Foundation seeks growth to help more country folk

Posted on 06 Mar 2024

By Matthew Schulz, journalist, SmartyGrants

Farm Tech
FRRR had more applications in the past year than any in its 23-year history.

Australia’s only foundation aimed at building the resilience of rural and regional communities has distributed a record $22.5 million in grants in the past financial year, but says it needs more donations to fully realise its mission.

The Foundation for Rural & Regional Renewal (FRRR) – which concentrates its spending on smaller grants – distributed 1,158 grants to 972 organisations in 550 communities in the past year, according to its latest annual review.

Natalie Egleton
FRRR CEO Natalie Egleton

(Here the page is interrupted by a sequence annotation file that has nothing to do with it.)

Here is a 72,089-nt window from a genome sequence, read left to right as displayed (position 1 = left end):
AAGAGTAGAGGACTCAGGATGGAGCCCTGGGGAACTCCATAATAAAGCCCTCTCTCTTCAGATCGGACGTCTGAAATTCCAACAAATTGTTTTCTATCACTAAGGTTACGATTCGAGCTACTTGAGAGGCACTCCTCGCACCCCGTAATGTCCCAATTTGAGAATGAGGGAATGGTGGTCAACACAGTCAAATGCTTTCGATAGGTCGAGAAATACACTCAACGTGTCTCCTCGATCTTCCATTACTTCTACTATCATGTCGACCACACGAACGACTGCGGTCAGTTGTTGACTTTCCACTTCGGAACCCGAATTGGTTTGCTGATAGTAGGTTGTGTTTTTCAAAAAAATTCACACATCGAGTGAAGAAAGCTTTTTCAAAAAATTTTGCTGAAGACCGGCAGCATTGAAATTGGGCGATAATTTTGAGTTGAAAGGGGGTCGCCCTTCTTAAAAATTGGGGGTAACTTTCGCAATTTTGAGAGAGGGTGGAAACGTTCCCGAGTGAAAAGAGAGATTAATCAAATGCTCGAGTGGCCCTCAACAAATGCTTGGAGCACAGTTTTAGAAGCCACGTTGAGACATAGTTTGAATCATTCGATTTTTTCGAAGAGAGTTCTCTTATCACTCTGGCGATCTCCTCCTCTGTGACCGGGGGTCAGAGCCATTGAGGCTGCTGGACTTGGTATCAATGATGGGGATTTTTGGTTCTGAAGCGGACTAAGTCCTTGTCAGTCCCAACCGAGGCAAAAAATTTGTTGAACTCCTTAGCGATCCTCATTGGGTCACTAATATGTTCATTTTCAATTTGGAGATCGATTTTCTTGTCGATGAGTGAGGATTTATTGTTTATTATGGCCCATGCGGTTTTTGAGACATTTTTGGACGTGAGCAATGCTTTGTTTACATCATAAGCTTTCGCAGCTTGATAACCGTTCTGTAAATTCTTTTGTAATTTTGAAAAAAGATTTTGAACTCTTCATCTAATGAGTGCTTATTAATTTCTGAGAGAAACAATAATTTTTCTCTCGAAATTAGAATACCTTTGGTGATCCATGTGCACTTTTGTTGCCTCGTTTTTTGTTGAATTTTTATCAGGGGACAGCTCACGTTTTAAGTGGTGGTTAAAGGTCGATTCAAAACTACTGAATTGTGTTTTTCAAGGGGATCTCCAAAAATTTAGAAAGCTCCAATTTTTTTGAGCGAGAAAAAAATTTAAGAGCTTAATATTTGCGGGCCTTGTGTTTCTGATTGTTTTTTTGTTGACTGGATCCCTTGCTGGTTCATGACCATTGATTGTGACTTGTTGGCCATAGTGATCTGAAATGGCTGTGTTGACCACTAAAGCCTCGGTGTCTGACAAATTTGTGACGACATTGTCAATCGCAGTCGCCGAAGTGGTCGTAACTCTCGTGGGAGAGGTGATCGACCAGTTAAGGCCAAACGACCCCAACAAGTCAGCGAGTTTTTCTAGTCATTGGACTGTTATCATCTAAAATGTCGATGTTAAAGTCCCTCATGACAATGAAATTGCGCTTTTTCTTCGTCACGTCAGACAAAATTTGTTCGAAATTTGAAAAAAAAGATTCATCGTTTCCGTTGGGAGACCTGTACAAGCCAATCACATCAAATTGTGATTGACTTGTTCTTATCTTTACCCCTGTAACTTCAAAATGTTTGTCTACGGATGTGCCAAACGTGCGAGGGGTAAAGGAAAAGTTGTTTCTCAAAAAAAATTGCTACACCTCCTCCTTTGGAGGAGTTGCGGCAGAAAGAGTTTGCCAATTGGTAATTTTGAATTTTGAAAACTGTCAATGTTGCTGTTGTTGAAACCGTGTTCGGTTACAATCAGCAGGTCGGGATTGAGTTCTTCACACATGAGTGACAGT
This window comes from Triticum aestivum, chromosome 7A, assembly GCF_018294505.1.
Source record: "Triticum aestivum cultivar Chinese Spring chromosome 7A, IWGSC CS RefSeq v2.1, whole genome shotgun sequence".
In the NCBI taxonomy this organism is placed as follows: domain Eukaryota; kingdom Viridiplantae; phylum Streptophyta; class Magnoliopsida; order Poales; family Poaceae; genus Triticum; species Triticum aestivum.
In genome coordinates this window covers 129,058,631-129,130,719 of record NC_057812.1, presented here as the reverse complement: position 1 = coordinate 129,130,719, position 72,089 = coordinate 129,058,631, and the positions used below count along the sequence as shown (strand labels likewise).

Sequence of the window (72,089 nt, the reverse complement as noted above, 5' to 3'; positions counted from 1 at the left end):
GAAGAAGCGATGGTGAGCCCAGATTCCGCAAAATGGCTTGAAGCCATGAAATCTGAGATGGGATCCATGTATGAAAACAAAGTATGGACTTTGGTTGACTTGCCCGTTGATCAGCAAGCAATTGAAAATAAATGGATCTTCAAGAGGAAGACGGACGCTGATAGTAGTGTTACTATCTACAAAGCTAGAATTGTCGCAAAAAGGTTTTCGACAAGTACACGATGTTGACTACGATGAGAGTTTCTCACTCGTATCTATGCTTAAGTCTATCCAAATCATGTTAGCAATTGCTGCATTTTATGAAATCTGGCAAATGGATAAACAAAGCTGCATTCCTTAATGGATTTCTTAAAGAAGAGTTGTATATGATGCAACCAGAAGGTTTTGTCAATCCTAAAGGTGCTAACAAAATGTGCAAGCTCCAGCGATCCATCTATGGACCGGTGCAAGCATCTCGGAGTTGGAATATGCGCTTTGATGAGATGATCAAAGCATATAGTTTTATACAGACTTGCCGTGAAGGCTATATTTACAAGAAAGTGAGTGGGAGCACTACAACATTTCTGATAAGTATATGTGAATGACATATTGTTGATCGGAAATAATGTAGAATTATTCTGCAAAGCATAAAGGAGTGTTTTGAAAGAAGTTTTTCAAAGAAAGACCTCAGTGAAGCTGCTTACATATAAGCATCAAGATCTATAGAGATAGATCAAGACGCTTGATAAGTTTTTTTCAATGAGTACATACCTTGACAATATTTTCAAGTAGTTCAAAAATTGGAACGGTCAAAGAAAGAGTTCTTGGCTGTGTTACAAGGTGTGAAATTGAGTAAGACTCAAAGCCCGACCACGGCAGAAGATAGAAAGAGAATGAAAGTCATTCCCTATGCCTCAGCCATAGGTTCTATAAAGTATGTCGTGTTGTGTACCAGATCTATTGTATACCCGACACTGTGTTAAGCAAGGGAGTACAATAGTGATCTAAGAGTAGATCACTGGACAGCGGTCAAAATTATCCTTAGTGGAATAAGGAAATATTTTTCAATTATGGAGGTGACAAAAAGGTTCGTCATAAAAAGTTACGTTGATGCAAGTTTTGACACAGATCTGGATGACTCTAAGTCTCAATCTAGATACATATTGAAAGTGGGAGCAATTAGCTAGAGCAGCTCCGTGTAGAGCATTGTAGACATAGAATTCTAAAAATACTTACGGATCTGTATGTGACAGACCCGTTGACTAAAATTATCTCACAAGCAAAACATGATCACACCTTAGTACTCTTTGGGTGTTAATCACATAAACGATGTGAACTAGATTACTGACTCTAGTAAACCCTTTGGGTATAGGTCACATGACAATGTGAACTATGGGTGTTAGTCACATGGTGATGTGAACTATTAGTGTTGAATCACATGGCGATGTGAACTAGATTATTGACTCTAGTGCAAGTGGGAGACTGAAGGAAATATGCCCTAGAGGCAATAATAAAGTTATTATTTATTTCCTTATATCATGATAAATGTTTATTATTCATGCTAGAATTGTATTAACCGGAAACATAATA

CEO Natalie Egleton said it had assessed more applications in 2023 than in any other year in its 23-year history, with 2,639 applicants seeking assistance, up 25% on the previous year.

More than a third of those grants (and half the spending at $11.1 million) went to communities directly affected by or vulnerable to climate-related disasters.

“What this signals is that life is getting back to 'normal' following covid, but it also highlights the ongoing challenges remote, rural and regional communities are facing when it comes to securing funding for local projects,” Ms Egleton said.

The foundation’s funds were largely fuelled by more than 1300 donations worth $25.4 million in 2023. Ms Egleton said FRRR would seek new partnerships with government, philanthropy, business and individuals to fund more grants in the coming year.

She said every grant dollar spent generated an additional $1.76 in value, “opening the door to further funding opportunities”.

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